To Work or Not to Work

Dear Readers,

No doubt we have entered another era. A technological leap has dis-ruptive effects on society in global dimension while undermining existing economic models and political institutions. Rapid qualitative strides made in the development of artificial intelligence test the adaptability of all co-horts of population and create new challenges for lifelong education. In the previous phases of technology revolution, a physical labor was reduced in favor of an intellectual one, whereas today’s technology substitutes more and more of intellectual tasks in our professional and daily life. What will be the character of work in the coming years and decades? Experts and pundits compete in gloomy predictions of how deep the loss of jobs caused by technology would be. Is it a real threat and should we be concerned? In this issue dedicated to “the future of work” we present the topic from vari-ous perspectives for your kind consideration.

Are we approaching a moment in the history of mankind relieving us of most of the toil and labor and release new opportunities for human creativity? Shall we finally enjoy a life without labor, entitled only to com-fort and convenience? For Karl Marx, labor was the constituting feature of humanity. His followers believed that labor-freed of alienation and exploitation caused by the private ownership of production means-would lead to full realization of human destiny and purpose of life. Contrary to this noble concept, totalitarian regimes institutionalized forced labor as a weapon. Today, some tend to believe that the liberation from the yoke of labor that was not realized by communist revolutions could be finally achieved now through a technological one. Would not mankind, freed of hard efforts to pursue more than pleasure and happiness, lose something fundamentally human? Seeking the answer and mapping the impact of technological changes on society in general remains one of the key areas of our interest at Aspen Institute.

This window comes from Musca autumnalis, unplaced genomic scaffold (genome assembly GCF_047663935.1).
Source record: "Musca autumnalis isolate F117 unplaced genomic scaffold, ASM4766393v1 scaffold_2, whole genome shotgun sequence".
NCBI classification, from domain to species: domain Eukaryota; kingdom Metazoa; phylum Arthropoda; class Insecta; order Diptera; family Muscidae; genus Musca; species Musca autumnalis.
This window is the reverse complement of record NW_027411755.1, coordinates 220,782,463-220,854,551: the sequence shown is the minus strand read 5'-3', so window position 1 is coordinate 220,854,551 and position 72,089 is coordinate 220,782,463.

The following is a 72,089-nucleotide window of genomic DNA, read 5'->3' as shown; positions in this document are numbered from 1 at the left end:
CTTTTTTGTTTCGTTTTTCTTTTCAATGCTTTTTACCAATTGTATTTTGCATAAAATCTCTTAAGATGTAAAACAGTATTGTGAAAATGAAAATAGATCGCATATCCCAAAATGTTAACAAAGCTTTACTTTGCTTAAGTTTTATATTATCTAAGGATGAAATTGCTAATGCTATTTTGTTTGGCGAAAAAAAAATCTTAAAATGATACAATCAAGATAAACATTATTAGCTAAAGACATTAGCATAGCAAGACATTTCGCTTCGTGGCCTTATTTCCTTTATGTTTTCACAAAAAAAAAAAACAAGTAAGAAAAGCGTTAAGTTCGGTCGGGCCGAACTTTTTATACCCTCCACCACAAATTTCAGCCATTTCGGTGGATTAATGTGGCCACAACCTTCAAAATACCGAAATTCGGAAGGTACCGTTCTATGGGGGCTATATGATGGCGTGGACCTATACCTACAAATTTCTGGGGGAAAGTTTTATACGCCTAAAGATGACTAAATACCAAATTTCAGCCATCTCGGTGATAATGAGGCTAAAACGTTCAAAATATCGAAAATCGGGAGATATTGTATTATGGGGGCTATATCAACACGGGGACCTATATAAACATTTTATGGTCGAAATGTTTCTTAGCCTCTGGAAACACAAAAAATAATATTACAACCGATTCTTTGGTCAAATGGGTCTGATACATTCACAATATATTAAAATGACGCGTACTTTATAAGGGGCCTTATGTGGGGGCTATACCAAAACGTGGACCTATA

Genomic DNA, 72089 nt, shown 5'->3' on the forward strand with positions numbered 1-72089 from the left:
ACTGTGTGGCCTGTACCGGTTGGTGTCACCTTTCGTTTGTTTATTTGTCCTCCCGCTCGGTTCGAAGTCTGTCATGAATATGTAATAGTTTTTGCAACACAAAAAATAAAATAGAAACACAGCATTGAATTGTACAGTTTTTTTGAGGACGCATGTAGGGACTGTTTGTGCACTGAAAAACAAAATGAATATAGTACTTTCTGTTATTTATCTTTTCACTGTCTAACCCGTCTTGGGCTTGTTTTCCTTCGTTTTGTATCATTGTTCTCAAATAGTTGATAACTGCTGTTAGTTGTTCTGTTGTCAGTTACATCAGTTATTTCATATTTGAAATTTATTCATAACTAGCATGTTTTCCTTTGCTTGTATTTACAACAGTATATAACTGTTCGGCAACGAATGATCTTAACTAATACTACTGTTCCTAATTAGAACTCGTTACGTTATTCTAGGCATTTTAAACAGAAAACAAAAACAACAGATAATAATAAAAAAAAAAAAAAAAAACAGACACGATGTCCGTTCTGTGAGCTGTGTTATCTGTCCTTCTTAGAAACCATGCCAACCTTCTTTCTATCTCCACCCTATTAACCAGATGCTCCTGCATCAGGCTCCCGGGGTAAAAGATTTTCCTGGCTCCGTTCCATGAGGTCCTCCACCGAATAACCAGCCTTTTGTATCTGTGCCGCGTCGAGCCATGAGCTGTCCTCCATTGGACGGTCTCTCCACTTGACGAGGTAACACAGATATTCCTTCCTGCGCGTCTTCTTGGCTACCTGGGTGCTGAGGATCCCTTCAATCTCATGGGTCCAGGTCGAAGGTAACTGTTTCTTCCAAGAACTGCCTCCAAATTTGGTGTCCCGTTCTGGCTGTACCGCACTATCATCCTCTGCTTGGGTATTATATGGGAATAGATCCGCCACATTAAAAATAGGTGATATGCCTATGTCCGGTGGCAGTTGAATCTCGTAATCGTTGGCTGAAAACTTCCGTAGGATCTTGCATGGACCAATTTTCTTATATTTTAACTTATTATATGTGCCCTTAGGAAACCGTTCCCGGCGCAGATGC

As in the past issues of Aspen Review, we publish articles on US pol-icy–this time on free trade under the Trump administration-and on Brexit negotiations. Recent legislative measures towards the judiciary and the NGOs by the governments of Poland and Hungary stirred a public con-troversy and attention abroad; we will continue to publish opinions about deeper causes polarizing political developments in Europe. In the interview with Alain Délétroz we offer an insight into European policies of the new French President Emmanuel Macron with special attention to Franco-Ger-man relations and French policy towards Central Europe. We hope to have a complementary view after German elections in the next issue. Stay tuned to Aspen Review!

Jiří Schneider

Jiří Schneider entered public life after democratic changes in 1989 when he was elected to the Czechoslovak Parliament (Federal Assembly) in 1990 and 1992. In 1993 he joined the Ministry of Foreign Affairs and held various positions at the Czech diplomatic service. Most prominently he served as Ambassador to Israel (1995-1998) and First Deputy Foreign Minister of the Czech Republic (2010-2014).


Jiří Schneider graduated at The Czech Technical University (ČVUT) and obtained a Diploma in Religious Studies from University of Cambridge. From 2000 to 2009 he lectured on security studies, international relations, public policy, and the role of think tanks in Central Europe at Charles University in Prague, Masaryk University in Brno, and New York University in Prague. During the International Policy Fellowship at the Central European University in Budapest he published on Think Tanks in Visegrad Countries (2003) and Lobbying and Interest Representation (2007). He was closely associated with the Prague Security Studies Institute (PSSI), a leading Czech security think tank, as a Program Director (2005-2010) and most recently as a Senior Fellow and Director of Special Projects (2014-2015).


Jiří’s engagement with Aspen dates back to the early 90ʼs when he was a fellow of Aspen Institute Germany. More recently he supported the establishment of Aspen Institute Prague and served as a member of its Supervisory Board from 2011 to 2014.

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